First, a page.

Energy Recovery Earns High Marks at RI Career Academy

Posted 1 November, 2013 — Newsroom

Designing a new high school to be 40% more efficient than ASHRAE 90.1 – 2001 energy
requirements is a lofty goal. To strive for this degree of efficiency on a very limited capital
budget while designing a state-of-the-art, energy-demanding technical high school raises the bar
even higher.

But this was exactly what architectural and engineering firm StudioJAED accomplished at the
Providence Career and Technical Academy (PCTA) in Providence, RI, in order to comply with
the design requirements of the Northeast Collaborative for High Performance Schools (NECHPS).
PCTA opened its doors to its first class of students on September 2, 2009, after completing
212,000 sq. ft. of new construction, plus 72,000 sq. ft. of new renovations. The high school
features high-tech classrooms, equipment, labs, media centers, athletic facilities, and other
amenities. It also offers nine vocational programs, including HVAC.

The school building was designed to satisfy the full requirements of NE-CHPS, whose mission is
to promote school environments that are not only energy- and resource-efficient, but also
healthy, comfortable, and well lit. Oftentimes, highly efficient buildings mean premium costs.
Because PCTA, like many public schools, was no stranger to budget constraints, designers had to
limit initial costs in creative ways.

Savings With Energy Recovery
A major design directive to save on construction costs led PCTA to install a dual–temperature,
two-pipe HVAC system. In contrast to the more common (and more expensive) four-pipe system
where heating and cooling are available at any time, two-pipe systems cannot engage cooling
coils to reduce humidity on cool, damp days while in the heating mode. The solution to this
dilemma was to install Airxchange energy recovery wheels containing a silica-gel desiccant for
moisture transfer.

By rotating between building exhaust and outdoor intake air streams, the wheels remove
moisture from outdoor air on damp days and reject it into the exhaust air stream to keep indoor
relative humidity at a comfortable level.

“Since the school utilizes a two-pipe system, we needed a way to mitigate humidity issues
typical to the area during ‘shoulder’ seasons,” said Brian Zigmond, a principle of Studio JAED.
“Rejecting as much humidity as possible back to the outdoors with an energy recovery wheel is
the most practical solution available. We’ve had success with implementing energy recovery
wheels in new and existing schools. Given school budget constraints, installing energy recovery
wheels to save on up-front and operating costs is a no-brainer.”

Reducing Outdoor Air Load
StudioJAED also realized during the planning phase that energy recovery would have to be
incorporated into the design of PCTA’s HVAC system if the 40% energy-reduction goal were to
be achieved. The team chose to utilize a combination of air-handling units and stand-alone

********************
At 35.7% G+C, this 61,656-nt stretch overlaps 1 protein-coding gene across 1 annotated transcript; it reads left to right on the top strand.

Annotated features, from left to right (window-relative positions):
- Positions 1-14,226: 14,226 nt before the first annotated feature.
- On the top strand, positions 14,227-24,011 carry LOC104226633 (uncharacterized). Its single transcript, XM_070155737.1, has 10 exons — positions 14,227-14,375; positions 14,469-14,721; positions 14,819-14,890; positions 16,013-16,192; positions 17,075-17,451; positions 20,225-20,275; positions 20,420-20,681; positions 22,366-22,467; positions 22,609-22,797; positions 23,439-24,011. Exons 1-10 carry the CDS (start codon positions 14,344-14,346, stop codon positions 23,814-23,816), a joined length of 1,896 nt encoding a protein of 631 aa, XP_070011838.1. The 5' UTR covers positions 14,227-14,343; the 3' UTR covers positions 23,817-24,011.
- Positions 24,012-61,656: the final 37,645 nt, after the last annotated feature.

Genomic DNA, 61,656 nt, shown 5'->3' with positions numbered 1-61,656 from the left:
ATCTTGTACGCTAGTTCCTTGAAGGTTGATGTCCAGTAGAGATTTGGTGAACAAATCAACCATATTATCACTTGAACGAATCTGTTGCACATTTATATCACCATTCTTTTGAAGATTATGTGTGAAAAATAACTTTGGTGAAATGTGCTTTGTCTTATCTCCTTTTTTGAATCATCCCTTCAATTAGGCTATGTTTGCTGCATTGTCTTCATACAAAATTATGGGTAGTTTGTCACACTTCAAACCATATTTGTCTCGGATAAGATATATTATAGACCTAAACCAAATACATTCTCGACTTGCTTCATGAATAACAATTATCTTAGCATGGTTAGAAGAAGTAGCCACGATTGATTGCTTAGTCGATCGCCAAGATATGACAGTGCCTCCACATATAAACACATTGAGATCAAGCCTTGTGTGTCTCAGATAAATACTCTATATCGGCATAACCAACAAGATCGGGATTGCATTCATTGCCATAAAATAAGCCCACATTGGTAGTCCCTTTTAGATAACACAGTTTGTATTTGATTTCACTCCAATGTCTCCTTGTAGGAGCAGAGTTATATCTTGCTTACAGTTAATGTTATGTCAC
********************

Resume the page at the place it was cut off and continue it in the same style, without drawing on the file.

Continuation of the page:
energy recovery ventilators (ERVs) with Airxchange energy recovery wheels to provide outdoor
air to PCTA’s new and retrofitted classrooms.

The Airxchange wheels help to condition 45,215 cfm of outdoor air by continuously recycling
the heating or cooling energy (depending on the season) from the exhaust air stream. On peak
design days, the energy recovery wheels reduce the outdoor air load by as much as 80%.
The ability of Airxchange wheels to save on energy is evident at PCTA, especially during the
heating season. In the first winter of operation, David Gaudent, PCTA facility manager kept his
eye on the boilers to ensure they were able to handle the load. He was surprised at how
infrequently the boilers actually started up.

“I kept waiting for the boilers to fire on cold days,” he said. “But the energy recovery wheels
were able to heat the outdoor air enough to significantly reduce boiler operation. The wheels
keep the supply air in a nice comfortable zone where frequent additional heating is not required.”
With rising fuel prices, the conditioning provided by the Airxchange wheels to reduce boiler
operation generates cost savings. PCTA HVAC technician Brian Polak added that he was able to
shut down the entire boiler system for a few hours to perform emergency work during one of the
coldest days of the winter without the system being negatively affected.

PCTA operates in the 43 kBtu/sq. ft. range, which is about 40% lower than the national average
for all high schools, not just technical schools. The improved efficiency yields huge savings on
utility bills. Through their reduction in outdoor air load, Airxchange energy recovery wheels
account for an estimated $28,000 in annual utility savings. Because of PCTA’s Northeast
location, the majority of the savings are realized in the heating months, but because Airxchange
wheels exchange moisture and maintain indoor air quality, they are benefitting the school yearround.